Process, tools, . . . and feedback,



Edge jointing a length of mahogany is no big deal with the right tools. Unfortunately, it took me a while to learn the trick. I’d had a collection of junker handplanes for years, and always left them in the drawer for a variety of reasons. Bad sole, needed truing, never enough time. Bad blade that wouldn’t square up, or hold a decent edge. In time I finally bought a new Veritas plane with A2 blades. Sheesh!

OK, clamp down, sight it, take a few passes to find the highs and lows and get it kinda square with the world, then sing through a square, true and straight new face in just a few strokes, . . . Wow! The difference lay partly in the tool, but mostly in the holding. The feedback is immediate as you feel the bite, the grain run and the geometry of the edge on each stroke. You can hear the blade whisper through the grain. A bit of throat adjustment in the beginning and the result is amazing. Straight, true and quiet. Soft shavings without ear plugs. The perfect cordless tool!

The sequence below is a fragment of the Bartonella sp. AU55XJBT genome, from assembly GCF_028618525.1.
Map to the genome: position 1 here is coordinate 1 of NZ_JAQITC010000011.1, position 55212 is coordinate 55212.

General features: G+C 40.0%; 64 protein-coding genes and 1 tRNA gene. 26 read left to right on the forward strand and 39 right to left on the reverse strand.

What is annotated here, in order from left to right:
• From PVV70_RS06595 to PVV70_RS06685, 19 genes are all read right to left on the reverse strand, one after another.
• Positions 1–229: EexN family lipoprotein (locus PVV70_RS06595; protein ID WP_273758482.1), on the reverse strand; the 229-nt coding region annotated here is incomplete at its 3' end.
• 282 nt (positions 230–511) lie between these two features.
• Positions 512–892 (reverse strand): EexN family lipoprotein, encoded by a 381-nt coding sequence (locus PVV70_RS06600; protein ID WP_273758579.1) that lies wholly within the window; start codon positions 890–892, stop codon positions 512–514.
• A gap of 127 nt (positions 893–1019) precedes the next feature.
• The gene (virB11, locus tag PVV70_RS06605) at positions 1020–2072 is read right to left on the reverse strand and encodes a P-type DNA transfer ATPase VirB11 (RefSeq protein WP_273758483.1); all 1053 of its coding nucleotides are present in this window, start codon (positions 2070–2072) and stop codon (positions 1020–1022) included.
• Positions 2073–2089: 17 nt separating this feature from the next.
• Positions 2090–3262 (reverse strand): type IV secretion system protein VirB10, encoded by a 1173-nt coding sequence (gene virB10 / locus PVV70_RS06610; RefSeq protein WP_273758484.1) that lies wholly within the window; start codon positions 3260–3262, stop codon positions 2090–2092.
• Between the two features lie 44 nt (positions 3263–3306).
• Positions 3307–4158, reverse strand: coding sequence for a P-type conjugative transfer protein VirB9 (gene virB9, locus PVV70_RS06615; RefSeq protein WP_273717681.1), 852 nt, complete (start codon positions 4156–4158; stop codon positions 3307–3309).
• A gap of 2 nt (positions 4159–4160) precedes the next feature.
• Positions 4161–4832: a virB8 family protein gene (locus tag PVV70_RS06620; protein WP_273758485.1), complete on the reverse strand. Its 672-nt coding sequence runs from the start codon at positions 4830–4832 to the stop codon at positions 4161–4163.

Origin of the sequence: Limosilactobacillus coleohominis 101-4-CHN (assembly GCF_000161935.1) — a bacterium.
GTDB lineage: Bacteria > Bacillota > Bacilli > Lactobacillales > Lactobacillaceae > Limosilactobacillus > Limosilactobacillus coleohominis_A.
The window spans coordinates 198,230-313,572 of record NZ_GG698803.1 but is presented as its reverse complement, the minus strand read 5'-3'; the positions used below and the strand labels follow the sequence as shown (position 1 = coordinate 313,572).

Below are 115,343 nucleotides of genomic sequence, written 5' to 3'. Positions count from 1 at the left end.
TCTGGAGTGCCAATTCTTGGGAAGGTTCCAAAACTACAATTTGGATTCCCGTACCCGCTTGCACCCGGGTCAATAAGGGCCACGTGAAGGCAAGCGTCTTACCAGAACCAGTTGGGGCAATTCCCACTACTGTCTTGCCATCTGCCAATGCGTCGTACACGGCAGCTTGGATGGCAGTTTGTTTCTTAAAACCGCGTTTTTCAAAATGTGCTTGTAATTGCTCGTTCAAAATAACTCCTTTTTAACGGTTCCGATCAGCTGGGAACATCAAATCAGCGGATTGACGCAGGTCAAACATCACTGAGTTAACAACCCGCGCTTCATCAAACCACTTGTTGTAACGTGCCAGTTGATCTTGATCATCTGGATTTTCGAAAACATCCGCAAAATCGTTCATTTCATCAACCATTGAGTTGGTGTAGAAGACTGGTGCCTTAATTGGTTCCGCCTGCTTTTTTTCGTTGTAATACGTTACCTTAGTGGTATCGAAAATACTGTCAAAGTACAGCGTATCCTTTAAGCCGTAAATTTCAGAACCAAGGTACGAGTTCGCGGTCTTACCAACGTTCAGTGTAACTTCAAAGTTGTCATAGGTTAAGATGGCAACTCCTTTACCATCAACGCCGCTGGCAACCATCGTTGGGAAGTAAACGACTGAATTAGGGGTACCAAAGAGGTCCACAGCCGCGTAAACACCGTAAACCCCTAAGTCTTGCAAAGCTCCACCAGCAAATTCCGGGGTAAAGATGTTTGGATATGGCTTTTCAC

Blade micro-bevel

Blade micro-bevel

Tool and process are so closely linked that feedback is both immediate and of a very high quality. Feedback enables the process, providing highly accurate information regarding the configuration of the tool and its use. A bit of knowledge gained by understanding both tool and process allows high levels of control over both. This linkage is so closely coupled as to be almost inseparable.

Can the scale of the process-tool relationship expand across an enterprise to validate organizational structure? Or even the business model? As the scale expands, the feedback loop on performance also stretches. Analysis of metrics measuring performance has difficulty with the qualitative aspects of any system dependent on relationships. Often, months or years can pass until the weaknesses and fault-lines are exposed and opportunities for adjustment within the organization can be lost.

The complexity of understanding the feedback in a complex system can overshadow the ability to adjust the throat, or touch up the blade’s edge to improve the process and the quality of the final cut. With success depending on both the feedback and the flexibility of the tools and the process, then any adjustment also calls for judgement in understanding that feedback. Therein lies the skill.

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